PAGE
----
Tuesday Blurb: A Sad Day in Sports Journalism

I am sure that many of you probably know Michael Wilbon as Tony Kornheiser’s partner on the ESPN show Pardon the Interruption. Others may know him as part of ESPN’s team of basketball talking heads. Those of us in and around Washington, DC, knew him when he was “just” a sports writer.

Today, Mr. Wilbon wrote his last column for the Washington Post. Before you start thinking I am going totally off topic, let me explain …

If you’ve never read one of Mr. Wilbon’s columns, then do me a favor and read this last one. I can’t tell you how many breakfast conversations Bill and I have shared over the years talking about whatever Wilbon’s topic du jour was.  Even today, in talking about his column, we were awed by how much he packed in there.

Did we agree with him? Not always, but he was always civil and never raised his voice.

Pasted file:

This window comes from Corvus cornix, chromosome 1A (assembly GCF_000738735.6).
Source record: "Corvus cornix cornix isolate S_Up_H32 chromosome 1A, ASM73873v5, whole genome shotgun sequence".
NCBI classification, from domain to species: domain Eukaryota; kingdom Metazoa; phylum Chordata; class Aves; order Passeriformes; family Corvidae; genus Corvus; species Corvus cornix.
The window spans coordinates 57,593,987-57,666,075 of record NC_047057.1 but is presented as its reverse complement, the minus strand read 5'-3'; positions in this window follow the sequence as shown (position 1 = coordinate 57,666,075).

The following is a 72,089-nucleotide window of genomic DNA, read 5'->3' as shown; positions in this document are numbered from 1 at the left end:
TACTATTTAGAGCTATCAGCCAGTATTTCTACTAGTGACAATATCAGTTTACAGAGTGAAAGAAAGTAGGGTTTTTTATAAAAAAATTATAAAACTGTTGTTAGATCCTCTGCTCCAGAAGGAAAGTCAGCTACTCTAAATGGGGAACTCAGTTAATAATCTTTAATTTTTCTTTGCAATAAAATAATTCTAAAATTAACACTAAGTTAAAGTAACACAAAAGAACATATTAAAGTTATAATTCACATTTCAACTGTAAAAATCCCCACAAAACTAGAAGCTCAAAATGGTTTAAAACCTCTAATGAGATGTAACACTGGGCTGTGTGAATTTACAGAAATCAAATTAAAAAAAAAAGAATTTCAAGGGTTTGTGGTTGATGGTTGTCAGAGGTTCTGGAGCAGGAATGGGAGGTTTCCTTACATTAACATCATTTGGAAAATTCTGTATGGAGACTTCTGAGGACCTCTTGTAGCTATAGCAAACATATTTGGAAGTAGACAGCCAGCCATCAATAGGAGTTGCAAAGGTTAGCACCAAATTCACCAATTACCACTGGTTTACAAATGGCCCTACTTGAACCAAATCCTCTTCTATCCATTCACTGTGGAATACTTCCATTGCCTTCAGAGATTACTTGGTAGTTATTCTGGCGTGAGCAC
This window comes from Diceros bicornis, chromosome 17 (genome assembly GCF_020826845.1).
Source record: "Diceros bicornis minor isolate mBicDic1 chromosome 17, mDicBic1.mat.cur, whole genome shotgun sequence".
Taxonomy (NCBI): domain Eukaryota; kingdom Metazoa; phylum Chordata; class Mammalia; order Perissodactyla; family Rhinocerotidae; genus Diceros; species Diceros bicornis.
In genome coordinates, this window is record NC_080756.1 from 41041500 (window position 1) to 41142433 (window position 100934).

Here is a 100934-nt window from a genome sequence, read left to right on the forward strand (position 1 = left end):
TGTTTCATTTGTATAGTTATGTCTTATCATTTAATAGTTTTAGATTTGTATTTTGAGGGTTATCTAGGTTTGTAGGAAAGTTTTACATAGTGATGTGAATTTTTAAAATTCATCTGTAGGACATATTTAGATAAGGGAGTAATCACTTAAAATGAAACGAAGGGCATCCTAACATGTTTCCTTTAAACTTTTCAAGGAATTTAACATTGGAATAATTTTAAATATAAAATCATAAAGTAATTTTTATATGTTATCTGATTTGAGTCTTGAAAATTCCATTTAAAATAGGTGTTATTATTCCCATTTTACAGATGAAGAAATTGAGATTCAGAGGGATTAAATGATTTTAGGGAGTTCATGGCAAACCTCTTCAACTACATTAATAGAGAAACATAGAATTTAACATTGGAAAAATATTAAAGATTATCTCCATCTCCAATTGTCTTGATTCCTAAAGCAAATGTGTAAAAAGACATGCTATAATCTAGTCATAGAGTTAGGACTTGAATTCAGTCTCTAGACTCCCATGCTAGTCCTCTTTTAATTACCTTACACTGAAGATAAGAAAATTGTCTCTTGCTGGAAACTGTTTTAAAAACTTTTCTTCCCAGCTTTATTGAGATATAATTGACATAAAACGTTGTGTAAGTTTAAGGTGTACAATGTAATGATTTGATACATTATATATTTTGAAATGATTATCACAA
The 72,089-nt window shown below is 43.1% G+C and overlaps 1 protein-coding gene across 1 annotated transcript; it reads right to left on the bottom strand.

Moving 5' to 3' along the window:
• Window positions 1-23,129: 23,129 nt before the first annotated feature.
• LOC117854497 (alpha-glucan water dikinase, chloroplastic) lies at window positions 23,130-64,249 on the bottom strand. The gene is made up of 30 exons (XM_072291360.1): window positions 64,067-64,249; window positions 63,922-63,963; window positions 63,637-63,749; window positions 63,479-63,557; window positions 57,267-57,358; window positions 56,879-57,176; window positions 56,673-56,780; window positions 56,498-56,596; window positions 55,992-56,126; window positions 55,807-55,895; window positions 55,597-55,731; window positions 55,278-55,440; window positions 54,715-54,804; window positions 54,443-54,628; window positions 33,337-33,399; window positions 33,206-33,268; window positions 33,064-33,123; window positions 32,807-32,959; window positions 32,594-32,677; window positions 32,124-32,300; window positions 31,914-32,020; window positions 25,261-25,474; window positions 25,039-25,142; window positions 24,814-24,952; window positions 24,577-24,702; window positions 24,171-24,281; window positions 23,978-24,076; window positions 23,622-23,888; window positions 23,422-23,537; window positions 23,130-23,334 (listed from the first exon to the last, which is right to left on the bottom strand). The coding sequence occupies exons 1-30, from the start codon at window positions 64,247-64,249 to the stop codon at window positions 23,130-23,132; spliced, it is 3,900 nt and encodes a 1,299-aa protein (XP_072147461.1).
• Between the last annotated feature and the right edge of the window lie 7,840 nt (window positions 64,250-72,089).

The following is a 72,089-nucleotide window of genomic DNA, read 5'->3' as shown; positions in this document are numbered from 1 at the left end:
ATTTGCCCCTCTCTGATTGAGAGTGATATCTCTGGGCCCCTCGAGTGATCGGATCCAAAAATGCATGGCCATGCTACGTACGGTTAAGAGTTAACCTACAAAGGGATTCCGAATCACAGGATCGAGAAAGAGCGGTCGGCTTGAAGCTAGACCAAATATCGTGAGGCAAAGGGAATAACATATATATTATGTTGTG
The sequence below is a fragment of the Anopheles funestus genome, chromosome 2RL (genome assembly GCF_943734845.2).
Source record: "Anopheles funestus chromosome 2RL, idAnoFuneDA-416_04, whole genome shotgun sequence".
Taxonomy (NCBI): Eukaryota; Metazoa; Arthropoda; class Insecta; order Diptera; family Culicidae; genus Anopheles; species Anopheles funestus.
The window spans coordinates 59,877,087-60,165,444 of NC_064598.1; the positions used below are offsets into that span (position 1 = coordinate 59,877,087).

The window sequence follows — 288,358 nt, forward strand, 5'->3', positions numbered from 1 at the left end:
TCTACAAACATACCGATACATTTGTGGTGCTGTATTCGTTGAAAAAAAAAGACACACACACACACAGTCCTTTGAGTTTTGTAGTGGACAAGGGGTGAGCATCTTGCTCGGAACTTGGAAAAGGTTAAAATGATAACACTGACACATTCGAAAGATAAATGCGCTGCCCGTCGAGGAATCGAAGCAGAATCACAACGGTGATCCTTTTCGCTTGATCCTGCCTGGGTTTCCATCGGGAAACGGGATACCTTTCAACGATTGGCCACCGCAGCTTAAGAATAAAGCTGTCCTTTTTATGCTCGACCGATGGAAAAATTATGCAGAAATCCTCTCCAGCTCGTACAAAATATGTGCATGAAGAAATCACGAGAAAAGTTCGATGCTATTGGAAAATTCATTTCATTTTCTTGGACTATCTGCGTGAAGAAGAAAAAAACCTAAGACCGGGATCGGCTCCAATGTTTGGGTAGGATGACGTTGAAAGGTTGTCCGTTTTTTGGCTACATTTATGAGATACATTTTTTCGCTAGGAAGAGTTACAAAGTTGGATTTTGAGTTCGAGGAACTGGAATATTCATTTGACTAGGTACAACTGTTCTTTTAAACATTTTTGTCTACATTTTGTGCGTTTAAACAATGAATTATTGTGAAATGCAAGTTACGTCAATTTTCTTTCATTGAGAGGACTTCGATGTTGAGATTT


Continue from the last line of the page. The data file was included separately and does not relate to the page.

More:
Did he go overboard? Yeah, sometimes. But he shared his passion on a given topic as a gentleman … not with any yelling, screaming, or name calling.

In his columns, Mr. Wilbon “rounded out” sports by layering it with other social and cultural phenomena. He put it in its place by reminding us that big people were playing kids’ games; by sharing example after example of the good, bad, and ugliness of humanity. He showed us how to listen and learn, how to express our opinion and respect that of others.

Our kids won’t have that window anymore. They won’t see how dynamic literacy is and how it contributes to not just reading but thinking and communicating. This is a sad, sad day.

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